Customer experience. It’s what separates the great businesses from the hacks. The happy customers from the angry and frustrated. It’s the moment of truth.
The second a prospective customer decides to interact with, and potentially buy from, your business, you’re officially on the clock.
Every interaction and touch point matters. You want (need) to create an experience they’ll not only remember, but one that will ultimately lead to a sale and their repeat business. That’s the obvious part. But to get there, you need a plan—a strategy built around customer experience best practices.
Recently I had a chance to speak with Lynda Smith, chief marketing officer of San Francisco-based Twilio, a software and cloud communications platform company, about the customer journey during their “Engineering The Customer Experience Roadshow.” Here are the top customer experience strategy best practices.
Map customer experiences from end-to-end
What should that very first interaction look like? What about what happens after they make the purchase? Do they have a smartphone? Answers to those questions will go a long way in helping you craft your strategy. “You work hard to draw visitors to your store, get people in the door, and make a purchase,” said Smith. “Mapping the customer experience from end to end helps make their buying experience one they’ll remember,” she added.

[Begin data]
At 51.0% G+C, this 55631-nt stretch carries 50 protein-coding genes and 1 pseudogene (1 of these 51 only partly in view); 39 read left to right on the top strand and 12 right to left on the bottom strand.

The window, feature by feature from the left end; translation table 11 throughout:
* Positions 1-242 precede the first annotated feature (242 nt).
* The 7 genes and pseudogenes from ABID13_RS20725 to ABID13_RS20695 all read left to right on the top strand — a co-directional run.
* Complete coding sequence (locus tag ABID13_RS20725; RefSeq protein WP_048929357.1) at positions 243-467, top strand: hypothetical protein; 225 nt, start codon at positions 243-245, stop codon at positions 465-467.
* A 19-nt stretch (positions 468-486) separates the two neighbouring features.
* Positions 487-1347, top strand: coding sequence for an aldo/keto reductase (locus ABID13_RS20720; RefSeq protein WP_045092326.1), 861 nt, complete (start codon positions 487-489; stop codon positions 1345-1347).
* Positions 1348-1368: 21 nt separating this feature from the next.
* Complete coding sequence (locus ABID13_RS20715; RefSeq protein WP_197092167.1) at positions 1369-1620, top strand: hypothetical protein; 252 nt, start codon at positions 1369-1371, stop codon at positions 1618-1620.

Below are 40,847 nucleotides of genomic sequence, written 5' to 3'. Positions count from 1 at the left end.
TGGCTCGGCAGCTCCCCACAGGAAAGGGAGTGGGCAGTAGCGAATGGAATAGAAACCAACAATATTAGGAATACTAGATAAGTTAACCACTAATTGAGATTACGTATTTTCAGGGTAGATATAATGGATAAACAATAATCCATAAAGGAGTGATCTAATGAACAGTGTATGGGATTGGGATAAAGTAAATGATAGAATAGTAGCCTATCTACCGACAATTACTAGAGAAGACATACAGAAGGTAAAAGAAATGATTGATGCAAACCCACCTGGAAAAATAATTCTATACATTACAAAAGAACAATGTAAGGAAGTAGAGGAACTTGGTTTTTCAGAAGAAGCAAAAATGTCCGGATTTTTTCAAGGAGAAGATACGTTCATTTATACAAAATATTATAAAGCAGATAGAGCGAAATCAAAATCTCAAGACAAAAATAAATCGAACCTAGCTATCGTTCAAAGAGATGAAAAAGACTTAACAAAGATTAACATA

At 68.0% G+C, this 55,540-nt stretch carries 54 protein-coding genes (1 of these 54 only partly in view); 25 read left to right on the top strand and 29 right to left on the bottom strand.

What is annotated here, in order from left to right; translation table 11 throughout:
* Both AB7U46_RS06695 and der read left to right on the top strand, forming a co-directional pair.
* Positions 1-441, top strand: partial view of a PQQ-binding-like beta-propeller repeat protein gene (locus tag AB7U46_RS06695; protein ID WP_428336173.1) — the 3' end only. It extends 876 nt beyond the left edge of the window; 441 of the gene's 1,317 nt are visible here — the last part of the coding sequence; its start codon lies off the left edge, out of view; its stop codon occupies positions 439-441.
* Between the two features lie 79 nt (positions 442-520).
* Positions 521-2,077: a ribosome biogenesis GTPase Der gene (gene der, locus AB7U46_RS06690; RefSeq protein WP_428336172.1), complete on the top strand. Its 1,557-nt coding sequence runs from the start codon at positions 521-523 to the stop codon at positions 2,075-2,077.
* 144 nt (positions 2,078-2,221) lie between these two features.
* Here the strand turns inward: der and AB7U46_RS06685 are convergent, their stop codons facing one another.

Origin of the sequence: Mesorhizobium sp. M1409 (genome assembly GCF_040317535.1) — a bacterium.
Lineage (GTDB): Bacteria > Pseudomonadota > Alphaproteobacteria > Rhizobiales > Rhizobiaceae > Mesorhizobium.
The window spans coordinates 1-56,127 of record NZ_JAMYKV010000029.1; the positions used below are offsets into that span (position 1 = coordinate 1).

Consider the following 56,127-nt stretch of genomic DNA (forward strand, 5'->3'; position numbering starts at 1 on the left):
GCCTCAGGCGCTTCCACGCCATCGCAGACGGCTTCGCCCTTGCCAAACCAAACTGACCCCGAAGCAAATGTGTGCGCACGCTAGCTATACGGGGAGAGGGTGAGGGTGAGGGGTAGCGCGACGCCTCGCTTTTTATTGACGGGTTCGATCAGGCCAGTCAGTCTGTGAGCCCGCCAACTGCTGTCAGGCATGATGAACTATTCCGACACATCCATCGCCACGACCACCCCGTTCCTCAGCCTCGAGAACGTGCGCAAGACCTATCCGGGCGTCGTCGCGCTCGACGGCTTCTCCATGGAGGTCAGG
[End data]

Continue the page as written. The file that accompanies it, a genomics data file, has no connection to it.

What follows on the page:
Don’t overlook the small things—including how (and who) answers the phone. Anticipate potential questions and requests and develop a plan to make sure your staff has the right resources, training, and technology to help.
Focus on every customer interaction
I’ll never forget the time I called a local pizza shop and asked for any recommendations from the person who answered the phone. “I’m not sure. I have a flour allergy.”
Besides her questionable career choice of deciding to work at a pizza shop with a flour allergy, she totally blew it. Instead of focusing on a negative, she could have just as easily shared recommendations based on customer feedback. She was on the front lines. Our only interaction with that business. And not surprisingly, we haven’t been back.
Provide exceptional customer support
Customers are going to have questions. They’re going to need support. Support that’s personalized, friendly, and professional.
Zappos built an empire on it.
Think back to the customer experience mapping mentioned above. Do you make it easy for someone to get in touch with your business if they have questions? Or do you bury your phone number in the footer of your website or way down on your contact page? Do you acknowledge receipt of their inquiry? Do you follow up in a timely fashion (within 24 hours at the absolute latest).
Finally, don’t assume the customer experience ends once someone makes a purchase. Depending on your product or service, that could be the beginning of their journey.
Maximizing the customer experience “moment of truth”
How do you interact with your customers? Where can you create a better experience? “It’s all about the moments of truth. Once you’ve got their attention, what are you going to do with them?” A parting question from Smith that all businesses need to answer.
Share your thoughts in the comments below.
[Image: Flickr 10ch]